Monday, October 7, 2013

The Lampedusa tragedy calls for a pan-European reaction.

More than 300 people are feared dead in the waters of Mediterranean, since last Thursday's tragic boat accident near the Italian island of Lampedusa. The boat that carried immigrants from the African continent seeking a better future in Europe, was capsized when all the people aboard moved to one side to avoid a fire.

The fire was set to a piece of material to try and attract the attention of passing ships, only to spread to the rest of the boat. The 20m (66ft) boat carrying some 500 people, mostly from Eritrea and Somalia, was approaching Lampedusa when it began taking on water and its motor stopped working (BBC News).

This is only the latest migrant related tragedy that takes place in Europe's territory, but surely it won't be the last one. At least not until European leaders act on the issue decisively. It is not a matter that should be dealt solely by Italy, as these migrants are leaving their countries to enter Europe for a better life, hoping to reach the more affluent regions of our continent.

Europe must act on this collectively and support the bordering nations like Malta, Italy, Spain and Greece. It is a European problem and all EU nations must come together for a solution. But they may have to take some very critical decisions to come to one.

The immigrants are coming to Europe because there is civil war, radical militant groups acting in the region resulting in instability and extreme poverty, combined with lack of opportunities and jobs. As long as there is great inequality in the world's population living standards, there will be always a migration flow from the poorer nations to the richer.

Western nations dominate culturally, financially and by trade the poorer regions of the world. When young people from these regions watch films or various product advertisements, that portray life in Europe and the West as ideal, it is impossible not to seek an opportunity to escape to these lands. Whereas they have very few opportunities in their own countries, there will be always an ever increasing number of migrants that want to enter Europe.

The problem is that often the only way to reach the "promise land" is by illegal migration that brings them to the mercy of human traffickers, who are making profit out of human misery and desperation. These people are exploiting the modern day slaves, by often charging per head to carry people across the Mediterranean in their boats.

The migrants odyssey does not end here though. Even if they do manage to reach Europe, they will again face exploitation by people who employ them to work for nothing. They will face discrimination in an ever intolerant and xenophobic continent. Women and children are particularly vulnerable. Sadly the migrants are coming to Europe, because there are people here that want their cheap labor.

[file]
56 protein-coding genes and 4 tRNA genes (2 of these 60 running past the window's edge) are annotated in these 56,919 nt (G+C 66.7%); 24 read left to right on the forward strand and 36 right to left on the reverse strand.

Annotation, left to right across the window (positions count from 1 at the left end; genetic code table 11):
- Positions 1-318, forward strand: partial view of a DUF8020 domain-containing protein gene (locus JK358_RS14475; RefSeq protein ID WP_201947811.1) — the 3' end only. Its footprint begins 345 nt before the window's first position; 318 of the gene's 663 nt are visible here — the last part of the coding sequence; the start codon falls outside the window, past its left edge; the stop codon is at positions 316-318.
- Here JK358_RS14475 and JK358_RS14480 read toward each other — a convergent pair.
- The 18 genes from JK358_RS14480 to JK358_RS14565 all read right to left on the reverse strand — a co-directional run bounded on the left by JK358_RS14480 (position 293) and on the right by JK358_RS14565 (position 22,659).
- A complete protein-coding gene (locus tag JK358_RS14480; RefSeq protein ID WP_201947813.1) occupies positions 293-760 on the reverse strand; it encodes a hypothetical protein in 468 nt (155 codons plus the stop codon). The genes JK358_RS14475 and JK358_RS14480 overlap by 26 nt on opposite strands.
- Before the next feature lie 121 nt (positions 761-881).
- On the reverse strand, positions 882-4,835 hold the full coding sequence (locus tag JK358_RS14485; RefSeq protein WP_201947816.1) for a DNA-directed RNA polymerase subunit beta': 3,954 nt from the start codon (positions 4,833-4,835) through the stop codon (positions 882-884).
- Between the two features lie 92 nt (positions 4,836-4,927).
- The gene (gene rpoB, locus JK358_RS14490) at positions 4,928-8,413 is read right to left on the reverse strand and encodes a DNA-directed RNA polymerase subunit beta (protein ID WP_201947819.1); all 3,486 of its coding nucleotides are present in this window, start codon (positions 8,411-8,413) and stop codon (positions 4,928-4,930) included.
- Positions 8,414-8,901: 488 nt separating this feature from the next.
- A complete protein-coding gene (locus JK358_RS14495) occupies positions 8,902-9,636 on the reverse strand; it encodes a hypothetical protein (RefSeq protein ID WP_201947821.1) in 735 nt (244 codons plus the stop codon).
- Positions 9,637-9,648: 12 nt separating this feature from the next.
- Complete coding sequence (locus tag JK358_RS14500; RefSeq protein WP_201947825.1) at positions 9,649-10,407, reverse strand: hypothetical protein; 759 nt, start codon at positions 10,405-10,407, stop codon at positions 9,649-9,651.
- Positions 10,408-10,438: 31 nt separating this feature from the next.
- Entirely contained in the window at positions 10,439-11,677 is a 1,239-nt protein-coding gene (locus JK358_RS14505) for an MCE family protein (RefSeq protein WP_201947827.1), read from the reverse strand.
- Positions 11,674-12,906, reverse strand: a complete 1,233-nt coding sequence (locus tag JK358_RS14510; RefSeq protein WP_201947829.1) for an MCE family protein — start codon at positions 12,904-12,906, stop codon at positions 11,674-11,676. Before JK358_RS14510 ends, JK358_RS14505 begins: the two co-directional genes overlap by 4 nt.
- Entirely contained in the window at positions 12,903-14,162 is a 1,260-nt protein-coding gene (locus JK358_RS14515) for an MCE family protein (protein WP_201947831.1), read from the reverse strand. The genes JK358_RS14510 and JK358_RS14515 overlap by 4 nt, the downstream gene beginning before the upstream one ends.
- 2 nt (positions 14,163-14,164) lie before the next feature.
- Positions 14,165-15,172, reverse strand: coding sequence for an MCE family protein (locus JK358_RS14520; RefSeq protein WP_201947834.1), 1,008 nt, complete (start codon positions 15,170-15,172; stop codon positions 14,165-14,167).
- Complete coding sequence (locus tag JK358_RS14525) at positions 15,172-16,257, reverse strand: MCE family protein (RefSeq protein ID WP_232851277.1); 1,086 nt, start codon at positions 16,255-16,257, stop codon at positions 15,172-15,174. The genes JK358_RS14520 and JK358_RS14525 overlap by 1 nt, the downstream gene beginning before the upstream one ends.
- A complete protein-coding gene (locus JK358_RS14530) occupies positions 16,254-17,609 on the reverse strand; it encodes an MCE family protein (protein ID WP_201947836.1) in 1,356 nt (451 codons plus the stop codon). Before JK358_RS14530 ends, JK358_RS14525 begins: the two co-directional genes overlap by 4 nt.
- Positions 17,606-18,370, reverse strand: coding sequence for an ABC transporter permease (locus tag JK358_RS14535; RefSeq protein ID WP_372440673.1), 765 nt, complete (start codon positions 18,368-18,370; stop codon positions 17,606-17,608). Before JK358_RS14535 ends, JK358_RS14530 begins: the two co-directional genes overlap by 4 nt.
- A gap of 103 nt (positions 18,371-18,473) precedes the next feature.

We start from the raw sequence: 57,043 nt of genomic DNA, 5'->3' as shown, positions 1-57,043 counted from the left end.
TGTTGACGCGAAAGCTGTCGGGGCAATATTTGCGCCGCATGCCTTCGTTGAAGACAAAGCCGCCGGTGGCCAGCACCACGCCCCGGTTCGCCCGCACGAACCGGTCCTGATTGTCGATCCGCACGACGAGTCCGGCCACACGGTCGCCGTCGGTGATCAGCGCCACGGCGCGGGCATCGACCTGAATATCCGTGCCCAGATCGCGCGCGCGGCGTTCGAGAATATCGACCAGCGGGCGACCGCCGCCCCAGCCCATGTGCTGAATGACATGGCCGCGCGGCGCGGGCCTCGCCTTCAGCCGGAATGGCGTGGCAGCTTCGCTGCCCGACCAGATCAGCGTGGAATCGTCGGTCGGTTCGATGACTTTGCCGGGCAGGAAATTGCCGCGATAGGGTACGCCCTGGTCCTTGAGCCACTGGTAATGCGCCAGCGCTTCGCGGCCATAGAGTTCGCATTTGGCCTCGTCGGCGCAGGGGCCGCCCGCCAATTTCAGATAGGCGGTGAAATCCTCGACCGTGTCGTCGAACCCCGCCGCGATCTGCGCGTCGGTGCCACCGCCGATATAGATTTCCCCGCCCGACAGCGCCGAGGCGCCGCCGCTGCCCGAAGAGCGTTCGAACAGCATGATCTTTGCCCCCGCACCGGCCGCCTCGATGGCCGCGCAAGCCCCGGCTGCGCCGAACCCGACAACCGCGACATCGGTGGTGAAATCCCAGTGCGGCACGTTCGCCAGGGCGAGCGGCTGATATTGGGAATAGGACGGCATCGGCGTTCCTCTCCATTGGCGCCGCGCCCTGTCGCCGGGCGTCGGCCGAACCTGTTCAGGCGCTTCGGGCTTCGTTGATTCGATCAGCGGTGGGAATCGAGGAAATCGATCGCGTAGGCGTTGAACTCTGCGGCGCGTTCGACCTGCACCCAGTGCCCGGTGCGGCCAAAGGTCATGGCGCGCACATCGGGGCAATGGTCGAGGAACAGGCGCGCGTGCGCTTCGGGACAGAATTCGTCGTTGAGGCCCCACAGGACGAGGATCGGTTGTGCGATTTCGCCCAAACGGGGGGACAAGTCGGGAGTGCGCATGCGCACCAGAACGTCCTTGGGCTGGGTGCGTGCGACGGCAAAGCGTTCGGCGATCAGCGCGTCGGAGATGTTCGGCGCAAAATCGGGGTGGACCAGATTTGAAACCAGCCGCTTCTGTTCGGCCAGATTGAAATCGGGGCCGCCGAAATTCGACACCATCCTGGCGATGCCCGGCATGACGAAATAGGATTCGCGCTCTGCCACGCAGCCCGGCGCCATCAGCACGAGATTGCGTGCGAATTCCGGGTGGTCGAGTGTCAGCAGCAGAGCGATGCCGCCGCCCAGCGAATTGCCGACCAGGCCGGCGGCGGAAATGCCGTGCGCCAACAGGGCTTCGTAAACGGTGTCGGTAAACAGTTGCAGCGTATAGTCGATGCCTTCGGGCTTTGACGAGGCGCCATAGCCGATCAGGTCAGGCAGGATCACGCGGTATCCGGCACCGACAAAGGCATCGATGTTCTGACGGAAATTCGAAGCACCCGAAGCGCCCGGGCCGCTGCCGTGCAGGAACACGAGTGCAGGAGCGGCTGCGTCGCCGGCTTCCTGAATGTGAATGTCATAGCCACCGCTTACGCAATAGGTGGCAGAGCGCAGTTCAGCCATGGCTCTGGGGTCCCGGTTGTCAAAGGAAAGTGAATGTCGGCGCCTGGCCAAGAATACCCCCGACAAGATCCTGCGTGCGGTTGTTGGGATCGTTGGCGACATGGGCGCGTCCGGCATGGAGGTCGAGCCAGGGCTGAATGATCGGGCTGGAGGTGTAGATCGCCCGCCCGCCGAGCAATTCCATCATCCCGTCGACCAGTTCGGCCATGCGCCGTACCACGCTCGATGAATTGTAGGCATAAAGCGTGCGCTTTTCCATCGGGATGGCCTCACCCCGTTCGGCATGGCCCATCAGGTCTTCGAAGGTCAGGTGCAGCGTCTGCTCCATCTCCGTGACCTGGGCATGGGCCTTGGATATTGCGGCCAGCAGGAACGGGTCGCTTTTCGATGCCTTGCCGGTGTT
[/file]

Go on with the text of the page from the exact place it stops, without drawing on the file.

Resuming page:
Ideally if Europe really wanted to deal with the issue effectively, it should create either jobs in the countries of origins of the illegal immigrants, or agencies that will attract the right amount of migrants with the right skills. In other words Europe should set up employment agencies in Africa and other regions, once of course it manages to create a common immigration policy.

In that way immigrants will come into Europe through a legal and acceptable way, not being stacked like animals on a boat or a truck, facing an uncertain future and even death. Intense and further cooperation with transitioning nations for the immigrants to prosecute any traffickers, or clamping down on companies that employ and exploit illegal immigrants can also offer some solutions to the problem. 

But because Europe does not always have the best relations with these countries, or because of the instability in the greater region, investing to create job positions there can be difficult to achieve. Without a common immigration policy it is hard to create EU employment offices, though some steps have been taken to that direction is some countries.

Ending the instability and poverty in all regions across the globe is the obvious solution, but to achieve that Europe can not act on its own. All developed nations must be part of such effort under the coordination of the UN.

The problem here is how to achieve more harmonious and equal living standards for all people in the planet, when the very economic model that Europe and the West are pursuing, often needs global inequality in order to exploit certain regions and its people.

Political, ideological or religious clashes also play a role in preventing certain regions being lifted out of poverty. Europe is unable to allow all immigrants that seek a better future in its borders, especially now that it experiences itself an economic, political and social crisis that results in high unemployment and instability.

In many countries far right groups have gained popularity because of the inability of the mainstream political parties, to address effectively the issue of immigration and find solutions to their nation's economic woes. As long as Europe is unable to speak with one voice and convince other rich nations to join in the fight against global poverty and instability, tragedies like that of Lampedusa will become a common occurrence in the future.

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